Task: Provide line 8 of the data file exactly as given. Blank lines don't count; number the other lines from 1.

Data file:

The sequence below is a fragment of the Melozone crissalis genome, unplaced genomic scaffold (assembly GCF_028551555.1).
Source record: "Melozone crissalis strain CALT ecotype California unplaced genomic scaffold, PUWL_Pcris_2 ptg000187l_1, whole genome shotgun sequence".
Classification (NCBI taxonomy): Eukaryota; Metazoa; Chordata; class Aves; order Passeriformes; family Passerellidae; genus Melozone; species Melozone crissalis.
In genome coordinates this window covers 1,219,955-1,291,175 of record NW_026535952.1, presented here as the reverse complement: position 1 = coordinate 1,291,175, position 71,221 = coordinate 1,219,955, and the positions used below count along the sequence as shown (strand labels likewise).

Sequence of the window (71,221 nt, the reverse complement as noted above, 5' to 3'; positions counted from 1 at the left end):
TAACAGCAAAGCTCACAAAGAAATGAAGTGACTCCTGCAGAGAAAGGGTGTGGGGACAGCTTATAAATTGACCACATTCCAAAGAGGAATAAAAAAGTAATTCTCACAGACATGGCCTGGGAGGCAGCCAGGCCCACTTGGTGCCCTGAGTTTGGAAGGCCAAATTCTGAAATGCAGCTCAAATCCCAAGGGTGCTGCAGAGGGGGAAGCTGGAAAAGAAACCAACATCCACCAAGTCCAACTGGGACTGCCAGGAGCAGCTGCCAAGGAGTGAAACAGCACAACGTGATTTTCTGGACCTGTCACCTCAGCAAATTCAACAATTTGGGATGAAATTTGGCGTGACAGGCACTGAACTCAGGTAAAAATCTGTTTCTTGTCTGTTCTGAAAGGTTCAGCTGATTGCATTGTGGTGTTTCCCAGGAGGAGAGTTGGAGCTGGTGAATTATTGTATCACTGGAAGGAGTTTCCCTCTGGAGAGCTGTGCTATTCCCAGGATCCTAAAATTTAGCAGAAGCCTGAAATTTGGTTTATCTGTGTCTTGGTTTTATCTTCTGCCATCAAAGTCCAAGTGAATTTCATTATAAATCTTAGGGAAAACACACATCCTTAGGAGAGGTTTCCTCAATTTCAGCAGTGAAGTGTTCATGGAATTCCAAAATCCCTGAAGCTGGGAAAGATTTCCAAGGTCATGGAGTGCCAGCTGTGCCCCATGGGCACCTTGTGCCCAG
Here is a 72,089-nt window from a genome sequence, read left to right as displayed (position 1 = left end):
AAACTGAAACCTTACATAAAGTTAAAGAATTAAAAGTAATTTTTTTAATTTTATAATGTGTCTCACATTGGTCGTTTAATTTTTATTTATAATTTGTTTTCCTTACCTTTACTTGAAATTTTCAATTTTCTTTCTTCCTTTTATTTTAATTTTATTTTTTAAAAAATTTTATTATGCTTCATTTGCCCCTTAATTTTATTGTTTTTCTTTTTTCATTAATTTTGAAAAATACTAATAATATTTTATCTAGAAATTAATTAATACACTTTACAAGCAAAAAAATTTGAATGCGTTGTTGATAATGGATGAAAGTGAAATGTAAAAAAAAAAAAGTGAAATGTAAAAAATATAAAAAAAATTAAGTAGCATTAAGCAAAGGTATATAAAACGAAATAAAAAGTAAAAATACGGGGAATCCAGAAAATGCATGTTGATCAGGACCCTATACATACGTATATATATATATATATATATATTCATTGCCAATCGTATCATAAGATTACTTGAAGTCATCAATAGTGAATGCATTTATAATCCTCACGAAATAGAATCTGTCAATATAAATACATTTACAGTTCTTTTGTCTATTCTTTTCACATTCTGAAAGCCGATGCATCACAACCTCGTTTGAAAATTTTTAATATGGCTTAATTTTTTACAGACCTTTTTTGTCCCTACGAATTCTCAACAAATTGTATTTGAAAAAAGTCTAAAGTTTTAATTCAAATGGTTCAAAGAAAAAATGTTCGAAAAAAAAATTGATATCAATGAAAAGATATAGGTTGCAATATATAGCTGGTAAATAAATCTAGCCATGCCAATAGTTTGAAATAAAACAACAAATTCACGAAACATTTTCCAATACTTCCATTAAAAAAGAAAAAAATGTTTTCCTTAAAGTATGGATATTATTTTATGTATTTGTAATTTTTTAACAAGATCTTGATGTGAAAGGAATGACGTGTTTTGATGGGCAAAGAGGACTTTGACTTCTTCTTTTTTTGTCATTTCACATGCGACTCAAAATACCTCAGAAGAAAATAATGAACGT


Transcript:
AAACTGAAACCTTACATAAAGTTAAAGAATTAAAAGTAATTTTTTTAATTTTATAATGTGTCTCACATTGGTCGTTTAATTTTTATTTATAATTTGTTTTCCTTACCTTTACTTGAAATTTTCAATTTTCTTTCTTCCTTTTATTTTAATTTTATTTTTTAAAAAATTTTATTATGCTTCATTTGCCCCTTAATTTTATTGTTTTTCTTTTTTCATTAATTTTGAAAAATACTAATAATATTTTATCTAGAAATTAATTAATACACTTTACAAGCAAAAAAATTTGAATGCGTTGTTGATAATGGATGAAAGTGAAATGTAAAAAAAAAAAAGTGAAATGTAAAAAATATAAAAAAAATTAAGTAGCATTAAGCAAAGGTATATAAAACGAAATAAAAAGTAAAAATACGGGGAATCCAGAAAATGCATGTTGATCAGGACCCTATACATACGTATATATATATATATATATATATTCATTGCCAATCGTATCATAAGATTACTTGAAGTCATCAATAGTGAATGCATTTATAATCCTCACGAAATAGAATCTGTCAATATAAATACATTTACAGTTCTTTTGTCTATTCTTTTCACATTCTGAAAGCCGATGCATCACAACCTCGTTTGAAAATTTTTAATATGGCTTAATTTTTTACAGACCTTTTTTGTCCCTACGAATTCTCAACAAATTGTATTTGAAAAAAGTCTAAAGTTTTAATTCAAATGGTTCAAAGAAAAAATGTTCGAAAAAAAAATTGATATCAATGAAAAGATATAGGTTGCAATATATAGCTGGTAAATAAATCTAGCCATGCCAATAGTTTGAAATAAAACAACAAATTCACGAAACATTTTCCAATACTTCCATTAAAAAAGAAAAAAATGTTTTCCTTAAAGTATGGATATTATTTTATGTATTTGTAATTTTTTAACAAGATCTTGATGTGAAAGGAATGACGTGTTTTGATGGGCAAAGAGGACTTTGACTTCTTCTTTTTTTGTCATTTCACATGCGACTCAAAATACCTCAGAAGAAAATAATGAACGT